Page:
Living with ageing parents (or in-laws) can be a genuinely good thing: It allows your folks to maintain independence while getting the support they need, creates an opportunity to forge closer connections and potentially saves money by pooling resources and avoiding the high cost of assisted living.
But the reality of sharing space in a multigenerational household can be tricky, especially when you or your parents are used to a certain level of privacy and autonomy. If you’re considering inviting your parents to move in, this guide is a good place to begin thinking through the possibilities.
1. Build an In-Law Unit
If you have the space on your property, it could be worth looking into adding an in-law cottage (officially known as an accessory dwelling unit, or ADU). A small, fully functioning home complete with kitchen, bath and private entrance, this is an appealing option for ageing parents who wish to maintain as much independence as possible while being close to family. An architect or designer can help you navigate local codes and regulations, obtain necessary permits and design a space that works for your family now and in the future.
Is an in-law unit right for you? If privacy and autonomy are important to you (and your parents) and local zoning ordinances and regulations allow it, adding an in-law cottage can be a great choice. The physical separation can make setting boundaries easier — plus, adding an ADU is likely to add value to your property. In fact, if you’re planning ahead, you could potentially rent out your ADU until your parents are ready to move in.
Just keep in mind that the cost per square foot for an in-law cottage is relatively high, because all of the main features of a full-size home (kitchen, bath and living space) are packed into a smaller footprint, so make sure funding is feasible before you commit.
With its bright, open living space, full kitchen, laundry, bathroom and separate bedroom, this in-law cottage from Inspired Independence is a good example of how an accessory dwelling unit can balance style and accessibility in a small footprint.
2. Transform a Duplex or Triplex
If you’d like to encourage more togetherness while maintaining independence and privacy, transforming a duplex or triplex into a semishared space might offer the best of both worlds. In the space shown here from Studio MMA Architecture, a triplex that included a main-floor-plus-basement home and two upstairs apartments was transformed into a single-family home with a separate flat for Grandma.
Is this right for you? One benefit of starting with a multiunit space is that you probably don’t have to worry about zoning as much as you do when planning an accessory dwelling. And with the framework for a kitchen and bath already in place, the overall cost can potentially be a bit lower. However, any large-scale renovation project like this will take time — the space shown here, for example, took a year from start to finish.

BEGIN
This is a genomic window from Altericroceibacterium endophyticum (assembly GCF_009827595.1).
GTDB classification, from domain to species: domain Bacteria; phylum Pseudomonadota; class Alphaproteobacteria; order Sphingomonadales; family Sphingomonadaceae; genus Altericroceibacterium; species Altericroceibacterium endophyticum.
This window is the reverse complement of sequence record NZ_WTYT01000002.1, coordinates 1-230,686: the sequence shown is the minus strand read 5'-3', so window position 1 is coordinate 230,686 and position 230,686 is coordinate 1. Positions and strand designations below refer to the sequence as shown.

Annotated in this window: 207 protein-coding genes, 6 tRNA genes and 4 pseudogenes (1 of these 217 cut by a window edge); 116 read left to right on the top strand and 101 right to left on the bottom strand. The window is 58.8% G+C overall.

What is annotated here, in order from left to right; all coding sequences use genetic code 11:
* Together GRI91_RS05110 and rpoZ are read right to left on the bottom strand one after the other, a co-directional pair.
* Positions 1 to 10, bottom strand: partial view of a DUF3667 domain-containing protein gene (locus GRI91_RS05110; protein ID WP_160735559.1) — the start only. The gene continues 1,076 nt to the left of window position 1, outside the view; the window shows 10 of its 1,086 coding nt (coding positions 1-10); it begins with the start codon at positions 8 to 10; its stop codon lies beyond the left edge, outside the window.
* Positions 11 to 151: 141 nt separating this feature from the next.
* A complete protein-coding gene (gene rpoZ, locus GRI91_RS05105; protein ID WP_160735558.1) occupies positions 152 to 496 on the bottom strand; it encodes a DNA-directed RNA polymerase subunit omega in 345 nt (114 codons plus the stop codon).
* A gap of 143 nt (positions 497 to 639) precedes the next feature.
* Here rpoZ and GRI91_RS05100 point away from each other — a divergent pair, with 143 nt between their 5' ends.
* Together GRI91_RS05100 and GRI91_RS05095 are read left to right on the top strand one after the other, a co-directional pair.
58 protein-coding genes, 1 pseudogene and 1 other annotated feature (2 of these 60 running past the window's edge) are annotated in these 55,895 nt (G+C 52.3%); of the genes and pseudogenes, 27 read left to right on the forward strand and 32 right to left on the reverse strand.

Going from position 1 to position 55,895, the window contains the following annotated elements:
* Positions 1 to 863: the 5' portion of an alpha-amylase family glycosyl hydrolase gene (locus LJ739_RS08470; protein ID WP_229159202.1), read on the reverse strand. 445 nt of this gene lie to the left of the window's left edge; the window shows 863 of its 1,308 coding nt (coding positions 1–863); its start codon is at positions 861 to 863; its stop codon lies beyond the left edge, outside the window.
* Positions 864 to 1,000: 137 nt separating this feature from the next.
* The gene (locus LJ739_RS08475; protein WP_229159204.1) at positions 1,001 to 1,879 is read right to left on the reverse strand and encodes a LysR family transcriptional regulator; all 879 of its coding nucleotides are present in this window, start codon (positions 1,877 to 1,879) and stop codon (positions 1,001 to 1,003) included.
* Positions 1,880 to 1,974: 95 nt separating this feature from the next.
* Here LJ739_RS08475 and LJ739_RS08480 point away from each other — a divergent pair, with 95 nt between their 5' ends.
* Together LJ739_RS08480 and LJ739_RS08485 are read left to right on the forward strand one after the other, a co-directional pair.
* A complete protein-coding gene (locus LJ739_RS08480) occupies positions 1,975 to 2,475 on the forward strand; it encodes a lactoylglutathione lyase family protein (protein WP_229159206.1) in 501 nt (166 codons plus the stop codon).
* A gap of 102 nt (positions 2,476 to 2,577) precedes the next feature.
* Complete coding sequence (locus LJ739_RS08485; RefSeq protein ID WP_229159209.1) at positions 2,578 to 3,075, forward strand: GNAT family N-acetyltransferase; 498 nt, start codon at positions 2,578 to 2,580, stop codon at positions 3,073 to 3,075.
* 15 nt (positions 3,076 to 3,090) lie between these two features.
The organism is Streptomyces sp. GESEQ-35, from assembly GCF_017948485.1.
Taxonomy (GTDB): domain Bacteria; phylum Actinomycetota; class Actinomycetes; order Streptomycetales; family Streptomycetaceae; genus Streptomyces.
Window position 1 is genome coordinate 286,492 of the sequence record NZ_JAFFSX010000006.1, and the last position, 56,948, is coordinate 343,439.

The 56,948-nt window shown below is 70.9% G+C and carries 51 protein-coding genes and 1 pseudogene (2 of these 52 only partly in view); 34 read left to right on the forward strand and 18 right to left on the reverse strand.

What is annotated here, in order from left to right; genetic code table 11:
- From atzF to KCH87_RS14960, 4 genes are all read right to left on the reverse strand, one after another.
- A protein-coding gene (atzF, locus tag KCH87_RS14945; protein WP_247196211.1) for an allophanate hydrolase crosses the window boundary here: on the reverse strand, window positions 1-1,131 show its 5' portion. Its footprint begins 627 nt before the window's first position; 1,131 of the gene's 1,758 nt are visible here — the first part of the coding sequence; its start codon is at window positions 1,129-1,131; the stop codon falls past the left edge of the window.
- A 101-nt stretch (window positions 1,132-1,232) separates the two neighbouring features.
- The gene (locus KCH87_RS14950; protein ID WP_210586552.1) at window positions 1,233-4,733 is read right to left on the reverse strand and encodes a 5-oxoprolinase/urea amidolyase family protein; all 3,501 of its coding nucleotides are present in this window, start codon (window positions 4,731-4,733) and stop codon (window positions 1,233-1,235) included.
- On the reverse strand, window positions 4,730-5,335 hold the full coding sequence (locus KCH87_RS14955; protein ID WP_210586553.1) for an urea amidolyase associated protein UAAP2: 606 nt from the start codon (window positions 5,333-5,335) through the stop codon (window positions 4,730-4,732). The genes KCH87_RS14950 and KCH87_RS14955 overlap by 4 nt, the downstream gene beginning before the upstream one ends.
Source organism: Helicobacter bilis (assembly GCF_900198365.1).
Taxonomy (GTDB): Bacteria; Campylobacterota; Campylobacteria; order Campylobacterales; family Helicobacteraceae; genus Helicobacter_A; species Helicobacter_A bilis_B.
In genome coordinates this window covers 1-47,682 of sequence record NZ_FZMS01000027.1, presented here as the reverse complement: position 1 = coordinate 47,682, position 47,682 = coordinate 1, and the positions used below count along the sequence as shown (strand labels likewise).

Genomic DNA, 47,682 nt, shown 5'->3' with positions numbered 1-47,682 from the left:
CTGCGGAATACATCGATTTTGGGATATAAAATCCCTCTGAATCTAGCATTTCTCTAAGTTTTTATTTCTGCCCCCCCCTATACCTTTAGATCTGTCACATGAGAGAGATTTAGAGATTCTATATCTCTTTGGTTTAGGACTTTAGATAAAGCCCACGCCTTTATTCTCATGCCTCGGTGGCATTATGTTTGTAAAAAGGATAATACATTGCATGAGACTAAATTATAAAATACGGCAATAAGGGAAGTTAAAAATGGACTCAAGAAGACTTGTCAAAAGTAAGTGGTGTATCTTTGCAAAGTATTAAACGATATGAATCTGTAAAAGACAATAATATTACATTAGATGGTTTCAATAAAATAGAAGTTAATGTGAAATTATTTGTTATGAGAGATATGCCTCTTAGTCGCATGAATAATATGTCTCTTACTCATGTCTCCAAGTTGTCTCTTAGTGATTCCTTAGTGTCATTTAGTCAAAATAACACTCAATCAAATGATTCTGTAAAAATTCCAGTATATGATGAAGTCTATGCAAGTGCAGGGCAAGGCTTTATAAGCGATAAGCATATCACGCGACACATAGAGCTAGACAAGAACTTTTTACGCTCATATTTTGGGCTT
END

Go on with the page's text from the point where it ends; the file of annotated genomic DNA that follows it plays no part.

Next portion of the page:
3. Upgrade a Guest Room
If your parents will be moving into a bedroom in your house, adding a few features can go a long way toward boosting privacy and autonomy. An in-room kitchenette — or at least a mini fridge, sink and coffee maker — means your parents can relax in their own space and avoid the main kitchen during busy mornings. Including extra space for a table and chairs or a small sofa and TV can also make the room feel more like their own apartment.
To make your guest room really work well for your parents, you may also need to add or remodel an adjacent bathroom. Adding features like a curbless shower, bathroom bench and grab bars will make the space safer for your parents now and in the future.
Is a guest-room-turned-studio right for you? If your home is large enough to accommodate your parents, is accessible and you all feel comfortable sharing space, upgrading a guest room can be a smart way to go.
4. Install Privacy Doors
If you opt to share your home with your parents, there are bound to be times when someone in the house needs a little more separation. Installing sliding doors between a few main living spaces (barn or pocket doors can work well) lets you slide the doors shut and effectively divide the house into sections as needed. This can come in handy when you’re entertaining and your parents need to get to bed early, if you work from home and need privacy, or if you want to block out TV noise.
5. Create a Master Bedroom Retreat
When you’re sharing close quarters, it’s important that you and your partner have enough room to call your own. This could be a good time to think about upgrading or expanding your master bedroom and bath to give yourself a spot to unwind. Consider including a seating area and TV, a desk or simply some open floor space where you can roll out a yoga mat.
Is a master bedroom retreat right for you? Since spending money on a master bedroom isn’t directly adding to your parents’ space, it might feel hard to justify the expense. But if it’s in the budget, upgrading your personal space can be priceless when it comes to improving your daily life and offering a place to decompress.
In this space from Jeanne Campana Design, a pair of comfy armchairs faces a wall-mounted TV at the foot of the bed, while a corner window seat and fireplace offer a quiet spot to read.
6. Spread Out With a Backyard Bonus Room
If you need to give up a room in the main house to accommodate your folks, adding a backyard shed can be a great way to reclaim the space you need. You can use the shed as a private home office, art studio, kids’ playroom or simply a place separate from the main house where you can go to unwind.